Butterball is not fitting in well.  Besides being the new kid, he is overweight and the target for teasing and taunting.  The only one he sort of counts as a friend is Maurice, but when Maurice makes a comment that takes Butterball completely by surprise, Butterball plots an attack on Maurice.  The violence of the beating puts Butterball on the radar of the school administration, and part of his punishment is regular visits with a social worker/therapist. 

Liz attempts to get Butterball to open up, but his anger about moving, being grounded, and not being able to visit his dad as much as he'd like make him a tough nut to crack.  Whenever Butterball seems to get a chance to get ahead, something always gets in the way.  Maybe being a tough guy is the only way he can make something of himself.

Rapper 50 Cent uses his own troubled adolescence as inspiration for this story about a would be bully.  Appropriate for both middle grades and teens, PLAYGROUND hits on a current topic and handles it well.

Wednesday, December 19, 2012


My students had the opportunity to chat with author Emmy Laybourne after we finished reading her book MONUMENT 14. 

Click here to read about it!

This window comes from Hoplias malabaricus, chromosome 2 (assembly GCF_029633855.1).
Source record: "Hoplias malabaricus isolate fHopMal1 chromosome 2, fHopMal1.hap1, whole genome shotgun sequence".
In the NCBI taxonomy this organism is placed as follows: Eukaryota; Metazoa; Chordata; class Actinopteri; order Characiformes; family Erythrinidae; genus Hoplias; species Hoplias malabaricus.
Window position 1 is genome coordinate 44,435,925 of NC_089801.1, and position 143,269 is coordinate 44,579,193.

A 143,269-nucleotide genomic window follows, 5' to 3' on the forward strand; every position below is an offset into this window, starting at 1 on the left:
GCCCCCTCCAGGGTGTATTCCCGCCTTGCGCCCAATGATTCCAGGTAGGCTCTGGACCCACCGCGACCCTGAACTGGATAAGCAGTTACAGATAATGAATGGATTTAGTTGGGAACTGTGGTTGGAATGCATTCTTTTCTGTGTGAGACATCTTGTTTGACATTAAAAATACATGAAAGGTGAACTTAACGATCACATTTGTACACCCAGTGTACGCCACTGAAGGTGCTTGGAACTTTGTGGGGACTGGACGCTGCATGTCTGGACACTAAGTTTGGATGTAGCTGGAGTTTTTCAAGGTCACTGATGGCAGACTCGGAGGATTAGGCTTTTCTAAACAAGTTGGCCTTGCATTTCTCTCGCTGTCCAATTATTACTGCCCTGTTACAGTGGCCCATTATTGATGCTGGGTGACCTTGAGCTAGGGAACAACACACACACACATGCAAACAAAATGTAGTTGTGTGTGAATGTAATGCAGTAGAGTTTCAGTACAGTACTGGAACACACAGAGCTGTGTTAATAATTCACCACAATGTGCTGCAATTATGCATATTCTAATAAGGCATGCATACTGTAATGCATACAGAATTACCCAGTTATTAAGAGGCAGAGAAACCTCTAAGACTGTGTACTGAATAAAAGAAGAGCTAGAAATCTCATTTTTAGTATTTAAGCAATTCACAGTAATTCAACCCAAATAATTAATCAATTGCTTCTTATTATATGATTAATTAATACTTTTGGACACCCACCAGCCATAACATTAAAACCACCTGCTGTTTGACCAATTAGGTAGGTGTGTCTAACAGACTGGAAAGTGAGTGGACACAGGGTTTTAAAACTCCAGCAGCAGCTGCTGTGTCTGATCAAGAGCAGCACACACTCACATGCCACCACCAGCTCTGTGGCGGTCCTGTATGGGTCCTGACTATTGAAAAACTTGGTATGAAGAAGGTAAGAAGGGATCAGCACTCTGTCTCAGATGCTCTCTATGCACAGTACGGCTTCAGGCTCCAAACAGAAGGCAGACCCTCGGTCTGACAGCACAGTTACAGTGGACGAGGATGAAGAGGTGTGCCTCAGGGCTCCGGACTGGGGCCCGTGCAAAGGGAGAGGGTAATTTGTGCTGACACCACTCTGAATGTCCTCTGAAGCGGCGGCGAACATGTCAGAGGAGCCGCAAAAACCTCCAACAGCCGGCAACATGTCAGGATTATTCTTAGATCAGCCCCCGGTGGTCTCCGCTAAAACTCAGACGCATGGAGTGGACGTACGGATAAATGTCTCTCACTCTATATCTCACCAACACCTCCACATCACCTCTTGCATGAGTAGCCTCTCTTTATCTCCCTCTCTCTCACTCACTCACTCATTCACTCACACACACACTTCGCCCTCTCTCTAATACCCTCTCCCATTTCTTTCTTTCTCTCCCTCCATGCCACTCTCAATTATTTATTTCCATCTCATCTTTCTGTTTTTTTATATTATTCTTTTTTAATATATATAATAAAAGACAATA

One of my students surprised me with this book as a Christmas present.  He said he knew I liked books so he got me this one.

It's a cute story that reminds me of recent offerings like the Wimpy Kid series and the Origami Yoda series.  DRAGONBREATH  has actually been around for some time, but thanks to my student, I'm just discovering it.

Danny Dragonbreath and his friend Wendell go on quite an adventure.  During lunchtime in the school cafeteria, Wendell is bitten by a were-wiener.  Wendell is an iguana, and when he suddenly begins to grow hair and develop an incredibly annoying itch, Danny knows something is wrong.  What follows is completely crazy but full of fun. 

Danny and Wendell investigate the walk-in freezer in the school kitchen and discover the were-wieners are from Transylvania.  It soon becomes clear that Wendell is not the only student affected by the were-hot dog curse.  Danny knows he will need help in battling the curse so he turns to the arch enemy of the hot dog -- the villainous potato salad, previously condemned to live in the sewer tunnels below the city.

CURSE OF THE WERE-WIENER is the third book in the Dragonbreath series by author Ursula Vernon.  Tongue-in-cheek humor and quirky drawings combine to make it a fun read.

Tuesday, December 18, 2012

GIRL MEETS BOY edited by Kelly Milner Halls

There are two sides to every story.  The stories in GIRL MEETS BOY show readers both sides in six very different relationships.